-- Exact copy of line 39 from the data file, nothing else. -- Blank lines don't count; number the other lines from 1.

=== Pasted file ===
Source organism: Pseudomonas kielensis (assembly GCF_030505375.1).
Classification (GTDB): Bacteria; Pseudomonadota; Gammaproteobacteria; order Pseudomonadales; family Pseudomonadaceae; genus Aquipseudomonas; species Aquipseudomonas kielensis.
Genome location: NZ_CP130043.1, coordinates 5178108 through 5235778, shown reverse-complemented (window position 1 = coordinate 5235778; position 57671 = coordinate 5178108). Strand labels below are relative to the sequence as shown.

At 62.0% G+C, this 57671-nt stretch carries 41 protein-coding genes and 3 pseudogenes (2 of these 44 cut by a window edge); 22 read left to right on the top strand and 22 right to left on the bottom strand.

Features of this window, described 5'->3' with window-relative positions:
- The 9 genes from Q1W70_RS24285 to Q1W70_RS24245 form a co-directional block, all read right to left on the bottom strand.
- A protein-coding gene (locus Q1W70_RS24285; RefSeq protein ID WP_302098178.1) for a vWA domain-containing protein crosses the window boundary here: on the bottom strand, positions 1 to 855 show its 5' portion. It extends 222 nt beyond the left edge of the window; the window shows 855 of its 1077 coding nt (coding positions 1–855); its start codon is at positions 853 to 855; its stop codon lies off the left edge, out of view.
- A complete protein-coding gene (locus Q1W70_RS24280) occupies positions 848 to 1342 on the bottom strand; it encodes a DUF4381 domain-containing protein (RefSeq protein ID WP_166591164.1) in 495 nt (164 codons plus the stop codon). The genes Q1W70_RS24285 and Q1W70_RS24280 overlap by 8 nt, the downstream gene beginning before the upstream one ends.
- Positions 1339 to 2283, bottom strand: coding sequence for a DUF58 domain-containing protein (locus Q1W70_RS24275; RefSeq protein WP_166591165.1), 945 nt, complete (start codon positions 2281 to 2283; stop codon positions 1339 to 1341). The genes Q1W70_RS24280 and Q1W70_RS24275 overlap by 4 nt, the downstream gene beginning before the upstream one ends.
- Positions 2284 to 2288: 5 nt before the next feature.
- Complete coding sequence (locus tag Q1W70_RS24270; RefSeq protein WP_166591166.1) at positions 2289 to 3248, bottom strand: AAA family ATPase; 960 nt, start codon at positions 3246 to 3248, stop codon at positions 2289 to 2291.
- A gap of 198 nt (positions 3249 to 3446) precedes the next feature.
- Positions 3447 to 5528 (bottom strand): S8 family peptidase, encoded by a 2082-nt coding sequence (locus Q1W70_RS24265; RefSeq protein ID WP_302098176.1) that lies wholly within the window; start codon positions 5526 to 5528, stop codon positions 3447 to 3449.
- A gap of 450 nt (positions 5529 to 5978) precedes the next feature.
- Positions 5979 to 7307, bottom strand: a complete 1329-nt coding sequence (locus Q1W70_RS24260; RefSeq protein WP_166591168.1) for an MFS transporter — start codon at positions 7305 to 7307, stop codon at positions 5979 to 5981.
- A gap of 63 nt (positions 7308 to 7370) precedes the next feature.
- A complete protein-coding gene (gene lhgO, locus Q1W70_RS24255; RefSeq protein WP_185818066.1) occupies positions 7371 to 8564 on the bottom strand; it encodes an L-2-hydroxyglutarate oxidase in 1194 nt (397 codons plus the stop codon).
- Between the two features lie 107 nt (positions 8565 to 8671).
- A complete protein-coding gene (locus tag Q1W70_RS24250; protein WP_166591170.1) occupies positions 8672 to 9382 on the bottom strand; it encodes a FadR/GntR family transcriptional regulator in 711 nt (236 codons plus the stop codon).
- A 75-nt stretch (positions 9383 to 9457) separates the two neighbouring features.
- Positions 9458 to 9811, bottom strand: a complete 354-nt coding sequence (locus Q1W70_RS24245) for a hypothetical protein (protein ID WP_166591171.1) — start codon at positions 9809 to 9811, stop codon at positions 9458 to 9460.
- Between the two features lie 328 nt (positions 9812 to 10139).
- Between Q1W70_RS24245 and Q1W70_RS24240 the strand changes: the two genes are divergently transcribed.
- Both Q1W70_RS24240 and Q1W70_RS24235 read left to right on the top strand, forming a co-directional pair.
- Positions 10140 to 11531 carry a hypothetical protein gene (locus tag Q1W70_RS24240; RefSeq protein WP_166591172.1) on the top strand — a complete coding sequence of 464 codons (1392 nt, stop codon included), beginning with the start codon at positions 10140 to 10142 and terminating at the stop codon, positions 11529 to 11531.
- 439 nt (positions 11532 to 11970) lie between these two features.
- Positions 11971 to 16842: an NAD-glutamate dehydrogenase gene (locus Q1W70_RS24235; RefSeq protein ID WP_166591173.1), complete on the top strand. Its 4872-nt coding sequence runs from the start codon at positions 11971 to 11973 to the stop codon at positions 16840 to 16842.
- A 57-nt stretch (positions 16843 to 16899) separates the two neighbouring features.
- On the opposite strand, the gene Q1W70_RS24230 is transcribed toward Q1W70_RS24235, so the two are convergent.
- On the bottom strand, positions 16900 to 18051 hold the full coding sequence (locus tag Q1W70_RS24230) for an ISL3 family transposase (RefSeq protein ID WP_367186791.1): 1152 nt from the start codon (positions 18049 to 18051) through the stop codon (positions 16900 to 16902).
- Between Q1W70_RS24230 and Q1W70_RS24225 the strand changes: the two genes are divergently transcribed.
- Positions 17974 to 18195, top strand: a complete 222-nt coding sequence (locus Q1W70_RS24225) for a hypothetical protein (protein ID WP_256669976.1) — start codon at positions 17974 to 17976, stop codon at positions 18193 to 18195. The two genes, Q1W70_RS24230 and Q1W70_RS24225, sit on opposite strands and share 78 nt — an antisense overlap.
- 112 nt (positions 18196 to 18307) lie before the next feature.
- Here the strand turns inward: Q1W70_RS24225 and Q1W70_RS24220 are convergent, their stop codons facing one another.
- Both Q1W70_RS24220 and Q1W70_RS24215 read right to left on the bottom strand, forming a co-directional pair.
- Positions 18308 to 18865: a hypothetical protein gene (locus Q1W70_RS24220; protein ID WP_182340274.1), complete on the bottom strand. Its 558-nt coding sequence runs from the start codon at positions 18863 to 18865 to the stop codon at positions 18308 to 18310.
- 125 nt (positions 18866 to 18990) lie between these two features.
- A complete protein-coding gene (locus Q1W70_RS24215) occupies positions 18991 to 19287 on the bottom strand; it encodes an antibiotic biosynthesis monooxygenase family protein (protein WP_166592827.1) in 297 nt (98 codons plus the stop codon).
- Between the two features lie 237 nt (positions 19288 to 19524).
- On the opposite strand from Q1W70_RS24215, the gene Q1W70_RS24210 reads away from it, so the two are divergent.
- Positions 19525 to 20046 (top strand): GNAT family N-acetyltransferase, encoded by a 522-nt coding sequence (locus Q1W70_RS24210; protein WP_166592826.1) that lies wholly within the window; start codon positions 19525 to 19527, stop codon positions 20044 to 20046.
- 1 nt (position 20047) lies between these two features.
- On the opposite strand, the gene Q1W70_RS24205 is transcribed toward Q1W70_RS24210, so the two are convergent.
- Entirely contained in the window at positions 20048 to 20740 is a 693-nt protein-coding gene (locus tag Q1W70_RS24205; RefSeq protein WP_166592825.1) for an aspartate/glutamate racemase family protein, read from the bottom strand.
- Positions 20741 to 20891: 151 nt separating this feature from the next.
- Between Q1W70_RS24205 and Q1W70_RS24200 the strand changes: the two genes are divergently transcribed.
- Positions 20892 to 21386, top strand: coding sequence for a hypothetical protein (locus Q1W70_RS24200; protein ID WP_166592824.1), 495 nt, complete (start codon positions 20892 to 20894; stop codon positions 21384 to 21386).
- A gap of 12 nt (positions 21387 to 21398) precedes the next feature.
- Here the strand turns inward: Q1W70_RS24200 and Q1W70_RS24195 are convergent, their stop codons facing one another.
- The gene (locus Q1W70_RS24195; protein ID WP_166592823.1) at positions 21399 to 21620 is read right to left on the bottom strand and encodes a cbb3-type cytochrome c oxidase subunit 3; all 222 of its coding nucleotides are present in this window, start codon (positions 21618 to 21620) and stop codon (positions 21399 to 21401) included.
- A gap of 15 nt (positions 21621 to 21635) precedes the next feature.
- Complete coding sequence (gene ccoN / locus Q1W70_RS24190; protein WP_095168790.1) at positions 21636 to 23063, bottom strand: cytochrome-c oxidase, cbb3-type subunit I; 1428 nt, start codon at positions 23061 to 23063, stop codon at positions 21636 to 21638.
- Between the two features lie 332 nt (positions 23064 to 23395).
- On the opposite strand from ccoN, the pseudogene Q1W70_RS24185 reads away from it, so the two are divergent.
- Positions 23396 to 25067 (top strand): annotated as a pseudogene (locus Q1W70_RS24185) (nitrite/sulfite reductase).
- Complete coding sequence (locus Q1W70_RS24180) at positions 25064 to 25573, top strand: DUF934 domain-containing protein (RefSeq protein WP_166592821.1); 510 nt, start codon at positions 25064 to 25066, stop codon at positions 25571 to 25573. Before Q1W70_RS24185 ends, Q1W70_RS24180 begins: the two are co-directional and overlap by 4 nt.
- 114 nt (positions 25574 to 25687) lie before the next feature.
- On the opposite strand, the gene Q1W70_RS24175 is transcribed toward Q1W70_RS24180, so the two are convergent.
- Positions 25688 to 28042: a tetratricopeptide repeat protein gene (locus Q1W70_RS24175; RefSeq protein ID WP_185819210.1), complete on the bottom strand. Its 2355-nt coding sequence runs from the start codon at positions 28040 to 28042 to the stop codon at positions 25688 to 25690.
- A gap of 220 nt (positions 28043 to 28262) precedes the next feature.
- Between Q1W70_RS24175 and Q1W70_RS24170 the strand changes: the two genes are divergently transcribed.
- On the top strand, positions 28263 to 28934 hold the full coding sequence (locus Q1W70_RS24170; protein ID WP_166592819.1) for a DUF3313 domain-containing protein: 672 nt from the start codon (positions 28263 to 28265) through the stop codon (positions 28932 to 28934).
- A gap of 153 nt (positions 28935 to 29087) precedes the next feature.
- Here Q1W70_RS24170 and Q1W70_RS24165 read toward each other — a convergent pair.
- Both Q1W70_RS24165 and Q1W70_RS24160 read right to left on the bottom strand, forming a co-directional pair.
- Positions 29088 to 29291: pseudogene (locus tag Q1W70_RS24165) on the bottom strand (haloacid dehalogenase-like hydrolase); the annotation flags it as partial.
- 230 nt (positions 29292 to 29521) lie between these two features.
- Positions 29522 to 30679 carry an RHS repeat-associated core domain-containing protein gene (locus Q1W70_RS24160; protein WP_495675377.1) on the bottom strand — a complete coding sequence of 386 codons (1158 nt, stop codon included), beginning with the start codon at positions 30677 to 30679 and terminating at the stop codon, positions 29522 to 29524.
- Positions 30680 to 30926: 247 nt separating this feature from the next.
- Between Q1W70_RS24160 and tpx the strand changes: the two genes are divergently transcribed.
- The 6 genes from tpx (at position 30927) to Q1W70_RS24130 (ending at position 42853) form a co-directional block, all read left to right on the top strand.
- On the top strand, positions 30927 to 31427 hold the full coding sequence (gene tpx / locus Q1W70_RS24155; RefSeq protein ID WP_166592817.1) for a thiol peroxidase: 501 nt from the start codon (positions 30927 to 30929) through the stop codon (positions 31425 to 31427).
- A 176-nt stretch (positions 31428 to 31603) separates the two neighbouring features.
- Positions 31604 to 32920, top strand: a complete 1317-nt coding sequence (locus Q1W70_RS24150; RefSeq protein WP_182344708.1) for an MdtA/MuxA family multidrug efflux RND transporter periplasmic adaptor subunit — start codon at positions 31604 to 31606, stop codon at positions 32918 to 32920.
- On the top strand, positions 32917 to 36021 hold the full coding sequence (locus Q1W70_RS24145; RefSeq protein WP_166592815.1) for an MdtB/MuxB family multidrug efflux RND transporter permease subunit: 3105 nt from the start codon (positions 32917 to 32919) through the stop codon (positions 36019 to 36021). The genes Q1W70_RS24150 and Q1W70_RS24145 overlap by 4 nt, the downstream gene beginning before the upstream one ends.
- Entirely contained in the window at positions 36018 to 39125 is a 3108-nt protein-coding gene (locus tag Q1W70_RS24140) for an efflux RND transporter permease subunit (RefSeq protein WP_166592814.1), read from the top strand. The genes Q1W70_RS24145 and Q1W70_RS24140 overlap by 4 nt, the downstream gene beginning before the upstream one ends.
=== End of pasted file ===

- Between the two features lie 237 nt (positions 19288 to 19524).